Where an estate of great value, nearly one third of which consists of real property, is held under the provisions of a will by trustees having large discretionary powers as to investments and the management of the estate, in trust to pay the income to certain beneficiaries during a period fixed by the will with a remainder over, and where the testator in his will expressed his high opinion of permanent Investments in real estate and suggested to the trustees that before making any sale under the power given them in the will they should fully consider the expediency of doing so, and where also during the existence of the trust the net income of the entire estate has been reasonably adequate for the purposes of the trust and has been paid to the beneficiaries from the time of the testator's death, if the estate includes several parcels of realty left by the testator which have been either entirely unproductive or have not produced sufficient income to pay taxes and the cost of maintenance, although it is the duty of the trustees to convert this unproductive property into a fund that will produce revenue without unnecessary delay, until such conversion they are justified in paying from the general income of the estate all charges necessary in carrying the unproductive realty; and, if within a period of five years after the death of the testator they sell certain of these unproductive parcels at a profit above the inventory valuations, the proceeds of such sales belong to capital without any deduction in favor of income by reason of delay in the conversion of the property, such delay having been contemplated by the testator.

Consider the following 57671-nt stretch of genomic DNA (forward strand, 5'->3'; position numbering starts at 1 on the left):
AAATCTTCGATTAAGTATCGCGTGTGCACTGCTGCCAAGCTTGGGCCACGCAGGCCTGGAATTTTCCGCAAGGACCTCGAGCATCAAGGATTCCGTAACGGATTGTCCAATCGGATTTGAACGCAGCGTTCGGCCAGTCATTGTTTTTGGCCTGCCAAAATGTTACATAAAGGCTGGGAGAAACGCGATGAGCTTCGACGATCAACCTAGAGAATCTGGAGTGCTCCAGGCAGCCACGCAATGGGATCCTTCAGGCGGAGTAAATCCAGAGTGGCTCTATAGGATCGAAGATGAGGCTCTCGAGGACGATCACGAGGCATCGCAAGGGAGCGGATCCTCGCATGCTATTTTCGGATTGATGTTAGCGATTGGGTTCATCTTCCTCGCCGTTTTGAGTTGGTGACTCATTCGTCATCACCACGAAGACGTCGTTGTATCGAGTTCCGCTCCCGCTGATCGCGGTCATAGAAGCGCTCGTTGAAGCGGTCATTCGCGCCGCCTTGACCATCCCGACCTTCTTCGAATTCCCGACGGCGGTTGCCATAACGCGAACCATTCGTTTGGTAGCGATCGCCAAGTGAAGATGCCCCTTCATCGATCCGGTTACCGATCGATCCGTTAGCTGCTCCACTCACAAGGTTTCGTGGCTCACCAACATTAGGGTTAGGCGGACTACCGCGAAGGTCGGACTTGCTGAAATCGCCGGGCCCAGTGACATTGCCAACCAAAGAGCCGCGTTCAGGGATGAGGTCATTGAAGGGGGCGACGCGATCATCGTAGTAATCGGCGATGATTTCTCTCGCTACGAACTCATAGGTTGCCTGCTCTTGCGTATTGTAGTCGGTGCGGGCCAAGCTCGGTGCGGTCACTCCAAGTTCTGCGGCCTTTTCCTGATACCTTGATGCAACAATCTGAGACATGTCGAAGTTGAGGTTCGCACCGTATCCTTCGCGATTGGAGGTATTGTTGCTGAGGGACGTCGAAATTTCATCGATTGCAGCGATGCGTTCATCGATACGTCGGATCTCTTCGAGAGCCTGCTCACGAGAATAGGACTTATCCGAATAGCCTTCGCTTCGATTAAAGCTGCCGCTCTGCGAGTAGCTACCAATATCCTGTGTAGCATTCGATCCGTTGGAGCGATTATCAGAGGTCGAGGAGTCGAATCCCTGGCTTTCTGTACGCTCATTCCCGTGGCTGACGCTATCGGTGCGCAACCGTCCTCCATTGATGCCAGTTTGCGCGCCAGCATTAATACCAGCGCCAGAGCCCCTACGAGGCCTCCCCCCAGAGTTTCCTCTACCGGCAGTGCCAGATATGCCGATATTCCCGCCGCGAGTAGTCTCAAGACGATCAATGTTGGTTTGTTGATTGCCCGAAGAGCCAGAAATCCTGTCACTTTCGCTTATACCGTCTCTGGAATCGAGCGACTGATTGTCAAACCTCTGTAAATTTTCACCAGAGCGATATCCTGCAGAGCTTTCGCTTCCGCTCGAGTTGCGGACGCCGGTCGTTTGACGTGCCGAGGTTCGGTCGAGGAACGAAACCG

The rule long settled in this Commonwealth that a commission paid by a trustee to a broker for negotiating a sale of personal property belonging to the trust is to be charged to income and not to capital applies equally to the payment of a broker's commission for negotiating a sale of real estate belonging to the trust.